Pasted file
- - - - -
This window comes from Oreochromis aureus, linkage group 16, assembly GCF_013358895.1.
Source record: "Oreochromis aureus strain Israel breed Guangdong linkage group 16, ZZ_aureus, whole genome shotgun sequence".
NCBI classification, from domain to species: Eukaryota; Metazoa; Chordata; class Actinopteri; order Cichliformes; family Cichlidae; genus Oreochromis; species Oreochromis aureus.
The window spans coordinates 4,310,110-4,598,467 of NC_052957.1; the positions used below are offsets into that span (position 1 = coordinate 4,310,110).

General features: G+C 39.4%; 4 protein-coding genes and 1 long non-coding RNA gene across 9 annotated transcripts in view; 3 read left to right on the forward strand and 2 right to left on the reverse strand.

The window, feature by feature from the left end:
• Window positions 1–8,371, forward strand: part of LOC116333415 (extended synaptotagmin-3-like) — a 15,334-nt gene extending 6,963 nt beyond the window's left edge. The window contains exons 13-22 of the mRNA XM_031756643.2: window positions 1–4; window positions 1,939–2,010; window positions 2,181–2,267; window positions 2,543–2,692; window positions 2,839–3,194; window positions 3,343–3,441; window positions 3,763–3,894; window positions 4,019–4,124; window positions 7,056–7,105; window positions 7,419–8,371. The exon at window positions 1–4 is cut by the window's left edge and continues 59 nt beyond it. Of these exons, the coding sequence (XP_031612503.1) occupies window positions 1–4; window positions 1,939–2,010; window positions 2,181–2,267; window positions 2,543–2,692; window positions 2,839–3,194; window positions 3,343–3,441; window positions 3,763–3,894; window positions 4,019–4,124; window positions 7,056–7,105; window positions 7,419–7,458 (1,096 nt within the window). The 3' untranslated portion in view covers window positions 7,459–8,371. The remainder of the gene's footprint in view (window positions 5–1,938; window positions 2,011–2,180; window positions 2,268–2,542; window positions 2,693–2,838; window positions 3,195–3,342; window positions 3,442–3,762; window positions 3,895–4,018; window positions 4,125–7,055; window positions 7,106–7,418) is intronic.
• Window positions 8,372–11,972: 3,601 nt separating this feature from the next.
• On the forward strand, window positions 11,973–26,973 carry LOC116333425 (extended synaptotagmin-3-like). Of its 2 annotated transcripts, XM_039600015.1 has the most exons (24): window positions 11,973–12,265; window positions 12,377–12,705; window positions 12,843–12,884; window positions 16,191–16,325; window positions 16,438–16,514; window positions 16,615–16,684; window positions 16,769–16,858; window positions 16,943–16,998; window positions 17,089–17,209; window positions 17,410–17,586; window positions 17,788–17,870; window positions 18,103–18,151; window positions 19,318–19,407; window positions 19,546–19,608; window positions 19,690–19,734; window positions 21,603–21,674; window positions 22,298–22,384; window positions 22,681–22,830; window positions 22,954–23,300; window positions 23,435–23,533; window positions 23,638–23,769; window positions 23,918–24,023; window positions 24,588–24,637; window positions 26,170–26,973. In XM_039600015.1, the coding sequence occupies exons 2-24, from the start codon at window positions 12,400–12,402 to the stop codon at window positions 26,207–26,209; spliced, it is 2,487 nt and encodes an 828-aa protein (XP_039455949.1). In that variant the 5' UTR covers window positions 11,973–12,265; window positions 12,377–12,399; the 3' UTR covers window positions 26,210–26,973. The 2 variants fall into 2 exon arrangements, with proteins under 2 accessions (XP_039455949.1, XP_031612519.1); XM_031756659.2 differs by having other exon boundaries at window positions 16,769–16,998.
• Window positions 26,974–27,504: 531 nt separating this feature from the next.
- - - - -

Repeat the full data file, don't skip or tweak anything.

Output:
This window comes from Oreochromis aureus, linkage group 16, assembly GCF_013358895.1.
Source record: "Oreochromis aureus strain Israel breed Guangdong linkage group 16, ZZ_aureus, whole genome shotgun sequence".
NCBI classification, from domain to species: Eukaryota; Metazoa; Chordata; class Actinopteri; order Cichliformes; family Cichlidae; genus Oreochromis; species Oreochromis aureus.
The window spans coordinates 4,310,110-4,598,467 of NC_052957.1; the positions used below are offsets into that span (position 1 = coordinate 4,310,110).

General features: G+C 39.4%; 4 protein-coding genes and 1 long non-coding RNA gene across 9 annotated transcripts in view; 3 read left to right on the forward strand and 2 right to left on the reverse strand.

The window, feature by feature from the left end:
• Window positions 1–8,371, forward strand: part of LOC116333415 (extended synaptotagmin-3-like) — a 15,334-nt gene extending 6,963 nt beyond the window's left edge. The window contains exons 13-22 of the mRNA XM_031756643.2: window positions 1–4; window positions 1,939–2,010; window positions 2,181–2,267; window positions 2,543–2,692; window positions 2,839–3,194; window positions 3,343–3,441; window positions 3,763–3,894; window positions 4,019–4,124; window positions 7,056–7,105; window positions 7,419–8,371. The exon at window positions 1–4 is cut by the window's left edge and continues 59 nt beyond it. Of these exons, the coding sequence (XP_031612503.1) occupies window positions 1–4; window positions 1,939–2,010; window positions 2,181–2,267; window positions 2,543–2,692; window positions 2,839–3,194; window positions 3,343–3,441; window positions 3,763–3,894; window positions 4,019–4,124; window positions 7,056–7,105; window positions 7,419–7,458 (1,096 nt within the window). The 3' untranslated portion in view covers window positions 7,459–8,371. The remainder of the gene's footprint in view (window positions 5–1,938; window positions 2,011–2,180; window positions 2,268–2,542; window positions 2,693–2,838; window positions 3,195–3,342; window positions 3,442–3,762; window positions 3,895–4,018; window positions 4,125–7,055; window positions 7,106–7,418) is intronic.
• Window positions 8,372–11,972: 3,601 nt separating this feature from the next.
• On the forward strand, window positions 11,973–26,973 carry LOC116333425 (extended synaptotagmin-3-like). Of its 2 annotated transcripts, XM_039600015.1 has the most exons (24): window positions 11,973–12,265; window positions 12,377–12,705; window positions 12,843–12,884; window positions 16,191–16,325; window positions 16,438–16,514; window positions 16,615–16,684; window positions 16,769–16,858; window positions 16,943–16,998; window positions 17,089–17,209; window positions 17,410–17,586; window positions 17,788–17,870; window positions 18,103–18,151; window positions 19,318–19,407; window positions 19,546–19,608; window positions 19,690–19,734; window positions 21,603–21,674; window positions 22,298–22,384; window positions 22,681–22,830; window positions 22,954–23,300; window positions 23,435–23,533; window positions 23,638–23,769; window positions 23,918–24,023; window positions 24,588–24,637; window positions 26,170–26,973. In XM_039600015.1, the coding sequence occupies exons 2-24, from the start codon at window positions 12,400–12,402 to the stop codon at window positions 26,207–26,209; spliced, it is 2,487 nt and encodes an 828-aa protein (XP_039455949.1). In that variant the 5' UTR covers window positions 11,973–12,265; window positions 12,377–12,399; the 3' UTR covers window positions 26,210–26,973. The 2 variants fall into 2 exon arrangements, with proteins under 2 accessions (XP_039455949.1, XP_031612519.1); XM_031756659.2 differs by having other exon boundaries at window positions 16,769–16,998.
• Window positions 26,974–27,504: 531 nt separating this feature from the next.